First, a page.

Police leader say fines for illegal raves mean 'absolutely nothing' for enforcement

28 August 2020, 00:43

Police have said the fines will "make no difference"
Police have said the fines will "make no difference". Picture: PA

By Maddie Goodfellow

New legislation to hit organisers of illegal raves with £10,000 fines will mean "absolutely nothing" for enforcement in London, a police leader has said.

From Friday, anyone facilitating an unlicensed music event or "any other unlawful gathering of 30 people or more" could face the hefty penalty, said the Home Office.

Fines for not wearing face coverings where it is mandated such as public transport and supermarkets will also double for repeat offenders beginning on Friday, it added.

People not wearing masks and participants in unlawful gatherings can be fined starting at £100, doubling for each repeat offence up to a maximum of £3,200.

Police in the capital have come under attack from missile-throwing mobs while trying to contain unlicensed events since lockdown restrictions began easing, which coincided with a period of warm weather.

Ken Marsh, chairman of the Metropolitan Police Federation - which represents thousands of rank-and-file Scotland Yard officers, said the new legislation would only be helpful somewhere like a warehouse or field where an owner could be identified.

He said: "It could be good for areas outside London, but it means absolutely nothing to us here.

"People just set up a music box in the middle of the street and say 'it's not mine', it's utter nonsense.

"Raves are completely different to an unlicensed music event, which are a very difficult situation for my colleagues, who are abused and harassed and show amazing bravery.

"We need clearer legislation ... we need to be more forceful, clearing the area immediately, close the area down, the Government need more forceful wording around groups of people gathering.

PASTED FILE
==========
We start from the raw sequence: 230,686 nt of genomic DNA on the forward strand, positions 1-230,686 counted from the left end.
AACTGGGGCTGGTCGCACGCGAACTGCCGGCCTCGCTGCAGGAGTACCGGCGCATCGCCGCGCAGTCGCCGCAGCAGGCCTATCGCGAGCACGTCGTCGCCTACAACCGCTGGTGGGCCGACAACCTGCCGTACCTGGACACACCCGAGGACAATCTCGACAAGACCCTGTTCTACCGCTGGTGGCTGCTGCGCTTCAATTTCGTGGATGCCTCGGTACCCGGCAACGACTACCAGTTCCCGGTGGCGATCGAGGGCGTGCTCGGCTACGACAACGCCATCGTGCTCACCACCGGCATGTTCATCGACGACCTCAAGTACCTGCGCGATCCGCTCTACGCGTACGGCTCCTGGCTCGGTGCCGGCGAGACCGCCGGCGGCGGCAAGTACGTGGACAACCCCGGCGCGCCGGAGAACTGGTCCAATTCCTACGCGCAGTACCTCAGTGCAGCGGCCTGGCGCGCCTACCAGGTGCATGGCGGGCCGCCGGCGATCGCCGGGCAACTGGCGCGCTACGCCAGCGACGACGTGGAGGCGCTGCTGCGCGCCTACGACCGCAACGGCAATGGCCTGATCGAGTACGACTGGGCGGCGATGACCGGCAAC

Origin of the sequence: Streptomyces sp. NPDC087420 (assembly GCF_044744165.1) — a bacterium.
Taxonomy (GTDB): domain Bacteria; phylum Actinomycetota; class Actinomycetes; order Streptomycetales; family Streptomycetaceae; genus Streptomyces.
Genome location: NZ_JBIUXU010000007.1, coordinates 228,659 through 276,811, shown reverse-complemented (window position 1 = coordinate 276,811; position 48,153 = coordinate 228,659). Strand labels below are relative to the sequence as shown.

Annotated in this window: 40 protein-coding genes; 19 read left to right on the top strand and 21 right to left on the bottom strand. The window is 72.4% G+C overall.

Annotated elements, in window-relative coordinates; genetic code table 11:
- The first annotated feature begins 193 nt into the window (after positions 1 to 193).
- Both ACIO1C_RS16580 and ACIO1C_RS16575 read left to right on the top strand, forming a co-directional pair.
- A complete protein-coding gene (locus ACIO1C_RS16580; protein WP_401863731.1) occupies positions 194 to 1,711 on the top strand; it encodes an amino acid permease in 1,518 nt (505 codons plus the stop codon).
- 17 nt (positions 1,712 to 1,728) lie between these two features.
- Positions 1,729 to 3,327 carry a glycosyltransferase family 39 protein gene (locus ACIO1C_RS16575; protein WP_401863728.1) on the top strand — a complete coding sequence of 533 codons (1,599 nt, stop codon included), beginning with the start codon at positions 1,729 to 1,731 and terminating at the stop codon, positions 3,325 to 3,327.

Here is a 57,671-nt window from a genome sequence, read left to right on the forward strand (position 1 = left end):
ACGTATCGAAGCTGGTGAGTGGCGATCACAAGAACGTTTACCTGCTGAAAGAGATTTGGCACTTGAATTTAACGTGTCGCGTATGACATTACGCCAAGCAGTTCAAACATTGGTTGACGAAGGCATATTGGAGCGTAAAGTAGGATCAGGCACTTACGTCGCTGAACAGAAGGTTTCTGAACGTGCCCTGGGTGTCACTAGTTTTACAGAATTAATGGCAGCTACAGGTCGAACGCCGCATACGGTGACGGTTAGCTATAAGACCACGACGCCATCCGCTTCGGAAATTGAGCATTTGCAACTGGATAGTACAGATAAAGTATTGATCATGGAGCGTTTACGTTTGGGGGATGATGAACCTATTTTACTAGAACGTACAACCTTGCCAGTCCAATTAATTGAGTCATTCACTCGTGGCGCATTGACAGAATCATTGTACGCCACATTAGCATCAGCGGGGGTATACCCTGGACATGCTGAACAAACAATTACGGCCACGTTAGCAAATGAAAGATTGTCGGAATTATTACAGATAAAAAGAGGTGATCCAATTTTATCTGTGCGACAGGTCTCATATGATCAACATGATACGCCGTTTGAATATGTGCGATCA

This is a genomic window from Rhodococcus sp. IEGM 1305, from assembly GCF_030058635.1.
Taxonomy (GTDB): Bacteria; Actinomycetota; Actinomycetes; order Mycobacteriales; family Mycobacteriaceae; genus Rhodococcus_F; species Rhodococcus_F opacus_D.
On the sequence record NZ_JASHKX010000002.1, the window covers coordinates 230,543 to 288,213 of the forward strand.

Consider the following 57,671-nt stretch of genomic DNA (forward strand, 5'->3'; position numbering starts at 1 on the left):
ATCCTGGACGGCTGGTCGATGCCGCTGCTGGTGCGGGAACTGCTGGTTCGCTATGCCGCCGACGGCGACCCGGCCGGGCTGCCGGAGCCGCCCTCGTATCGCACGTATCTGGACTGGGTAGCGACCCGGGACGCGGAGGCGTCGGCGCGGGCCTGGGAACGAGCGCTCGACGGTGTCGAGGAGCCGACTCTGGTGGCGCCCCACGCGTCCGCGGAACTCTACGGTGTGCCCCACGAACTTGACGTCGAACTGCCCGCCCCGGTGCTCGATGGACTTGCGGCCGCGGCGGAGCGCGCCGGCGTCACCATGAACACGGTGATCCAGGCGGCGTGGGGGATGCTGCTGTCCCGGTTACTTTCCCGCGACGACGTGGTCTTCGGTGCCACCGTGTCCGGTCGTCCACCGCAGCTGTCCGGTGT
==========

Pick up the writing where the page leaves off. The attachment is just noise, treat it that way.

"This weekend has all the ingredients to be very, very stressful."

Some 4,500 officers are set to be working this bank holiday weekend in the capital, and police have intelligence on "numerous" planned gatherings, he added.

Human rights barrister Adam Wagner suggested the legislation could extend beyond illegal raves and may effectively ban spontaneous protests, religious events or parties.

He tweeted: "I hate to be the bearer of bad news, but if you are caught 'holding' a kids birthday party with more than 30 people not from the same household you could be on the end of a £10,000 fine.

"That really seems to be the effect here - and I don't see what that has to do with raves.

"I think this would also apply to demonstrations (eg Black Lives Matter) if not organised by an organisation. So spontaneous protests are out."

Environmental protest group Extinction Rebellion plans to target airports and impose roadblocks from Friday in cities including London, Manchester, Bristol, Cardiff and Leeds.

The latest data shows police have issued fewer than 40 fines to people for not wearing an appropriate face covering on public transport, despite previous claims from the Transport Secretary that one-in-10 passengers were breaking the rules.

The Metropolitan Police has responded to more than 1,000 unlicensed events since the end of June.

The new legislation is called the Health Protection (Coronavirus) (Restrictions on Holding of Gatherings and Amendment) (England) Regulations 2020.